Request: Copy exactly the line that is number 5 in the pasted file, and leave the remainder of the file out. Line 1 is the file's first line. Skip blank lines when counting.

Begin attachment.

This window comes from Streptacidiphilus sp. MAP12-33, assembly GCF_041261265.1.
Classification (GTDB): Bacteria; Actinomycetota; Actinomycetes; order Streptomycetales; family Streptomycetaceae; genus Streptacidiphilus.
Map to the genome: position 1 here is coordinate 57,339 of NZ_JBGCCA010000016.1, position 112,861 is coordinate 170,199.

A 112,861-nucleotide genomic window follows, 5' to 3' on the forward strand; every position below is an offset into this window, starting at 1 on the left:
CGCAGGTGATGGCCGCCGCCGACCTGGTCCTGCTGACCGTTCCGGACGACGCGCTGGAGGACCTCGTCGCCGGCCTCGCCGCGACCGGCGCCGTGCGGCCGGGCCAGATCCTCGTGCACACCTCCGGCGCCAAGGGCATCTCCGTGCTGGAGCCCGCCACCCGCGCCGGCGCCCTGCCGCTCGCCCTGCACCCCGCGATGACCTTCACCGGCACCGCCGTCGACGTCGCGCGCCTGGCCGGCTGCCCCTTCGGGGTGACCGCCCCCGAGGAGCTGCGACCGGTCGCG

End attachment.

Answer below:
CGCAGGTGATGGCCGCCGCCGACCTGGTCCTGCTGACCGTTCCGGACGACGCGCTGGAGGACCTCGTCGCCGGCCTCGCCGCGACCGGCGCCGTGCGGCCGGGCCAGATCCTCGTGCACACCTCCGGCGCCAAGGGCATCTCCGTGCTGGAGCCCGCCACCCGCGCCGGCGCCCTGCCGCTCGCCCTGCACCCCGCGATGACCTTCACCGGCACCGCCGTCGACGTCGCGCGCCTGGCCGGCTGCCCCTTCGGGGTGACCGCCCCCGAGGAGCTGCGACCGGTCGCG